“Of being Jew never being an issue, not like if he was a Negro or Arab or some other disgusting gleichsam Mensch.” – This sound like a satirical observation, “... gleichsam Mensch.” ... like human being. And it is a strong one.

Thank you for sharing this introduction to your new book, “The Life of Walther Alexander”.

In appreciation,

Dixie Dawn Michelle
Reviewed by JASMIN HORST SEILER 9/12/2009
Georg I gets the feeling you are standing on a stage overseeing a scripted play, a play you are deeply and intrinsically related to somehow, yet viewed and directed from a culture foreign to the one you write about. All of them have their light and dark side, and some times the waves of light and dark come in beats directed by forces overwhelming. How these induviduals become who they are, you have to go much further back to be fair, to the preceding ones.
I can relate to much of the cultural aspects, not just Walther or Erich, or Juergen even, for I lived it in some respects. The Junkers, Walhalla, or all the history induvidual, or total is the people and their lives, including the Nazis, not isolate from behaviour en total. Misguided idealism no matter where, bents families their descendants and makes history, I don't know whereto this is leading, from Abraham, to Erich, or Walther, if we ar looking at the act of bombing Dresden, I would think, you will not find enough Nazis, their forefathers and descendants, to make light of hell provided with the compliments of the angels of the lords vengeance, and the epaulets they wear on their hereos bomber jackets, sorry, I will read on.... Of course this is not saying it is not well written, it is as always, but when I asked you write about he bombing of Dresden before you and I kick the bucket, a personal romance novel, if it is with the dodo bird the nazies or whomever is not important, as I see it, still I love you as always, but cut to the chase will ya, I am getting older and so are you.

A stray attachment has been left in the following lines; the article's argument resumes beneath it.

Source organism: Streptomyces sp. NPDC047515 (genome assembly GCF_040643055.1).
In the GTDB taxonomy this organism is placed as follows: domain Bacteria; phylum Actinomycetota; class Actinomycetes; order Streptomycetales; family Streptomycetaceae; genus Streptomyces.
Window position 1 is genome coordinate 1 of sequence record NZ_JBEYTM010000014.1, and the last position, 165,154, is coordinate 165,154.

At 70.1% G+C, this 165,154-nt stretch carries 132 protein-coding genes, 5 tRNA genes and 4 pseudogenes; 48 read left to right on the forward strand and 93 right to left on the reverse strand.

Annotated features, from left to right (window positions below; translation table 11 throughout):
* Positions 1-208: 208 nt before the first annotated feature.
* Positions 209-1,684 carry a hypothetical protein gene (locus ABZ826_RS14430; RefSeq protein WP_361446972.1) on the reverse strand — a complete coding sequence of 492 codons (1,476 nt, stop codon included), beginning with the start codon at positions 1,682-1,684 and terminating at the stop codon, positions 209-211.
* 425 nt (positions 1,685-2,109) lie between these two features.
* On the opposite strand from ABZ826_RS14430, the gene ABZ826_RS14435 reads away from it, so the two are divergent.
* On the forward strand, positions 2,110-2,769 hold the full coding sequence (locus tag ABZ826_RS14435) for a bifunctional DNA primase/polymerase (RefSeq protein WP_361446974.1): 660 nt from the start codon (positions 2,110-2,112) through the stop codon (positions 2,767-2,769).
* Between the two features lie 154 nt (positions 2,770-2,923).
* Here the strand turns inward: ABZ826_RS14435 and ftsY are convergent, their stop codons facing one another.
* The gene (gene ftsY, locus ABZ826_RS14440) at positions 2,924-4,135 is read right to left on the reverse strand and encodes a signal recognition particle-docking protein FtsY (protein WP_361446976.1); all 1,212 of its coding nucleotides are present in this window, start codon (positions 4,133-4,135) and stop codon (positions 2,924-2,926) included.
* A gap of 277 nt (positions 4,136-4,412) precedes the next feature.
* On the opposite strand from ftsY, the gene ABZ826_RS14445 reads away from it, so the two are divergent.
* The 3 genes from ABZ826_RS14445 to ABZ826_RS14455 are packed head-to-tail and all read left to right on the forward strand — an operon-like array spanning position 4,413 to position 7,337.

Hugs! Juergen
Reviewed by Mark Lichterman 9/12/2009
Georg. I am writing this not because you asked me to, although I should have when I first read it when "Walther's Father" first appeared, but more so because, after reading it at least three times I can now come up with an opinion.
I feel this should be the outline of a much larger story that expands the characters to more than a sentence or two.
You've introduced us to Walther, a non-feeling, non-loving man that cares more of what is seen by others than what is felt within his heart and home.
You've introduced us to his wife, also seeming to be a non-feeling, selfish woman.
You barely touch upon the children and now bring into the story what seems to be the only warm person, the truly likable Abraham.
You have a very interesting period of time here, pre-Nazi Germany and characters, most of whom readers may learn to love to hate, which is always interesting and fun to read.
I think you have the makings of a novel. But as a short story, the reason that I have not commented up to now is because it did and does confuse me.
You have great knowledge of the period in time and the makings of very interesting characters for a novel but I think care should be given not in the words you use, but in the way the words are presented because very often your sentence structure tends to confuse.
All in all, for me, this seems more as an outline than a story and I think you should take the time to expand it to a novel.
Your friend, Mark
Reviewed by Carole Mathys 9/11/2009
Splendid story, write so well, looking forward to more.

Reviewed by Mr. Ed 9/11/2009
History has always fascinated me, as does your historical story, my friend.
Reviewed by Karen Lynn Vidra, The Texas Tornado 9/11/2009
Excellent story, Georg; powerfully penned! Very well written; bravo!

Semper fi!

(((HUGS))) and much love, your friend in America, Karen Lynn in Texas. :(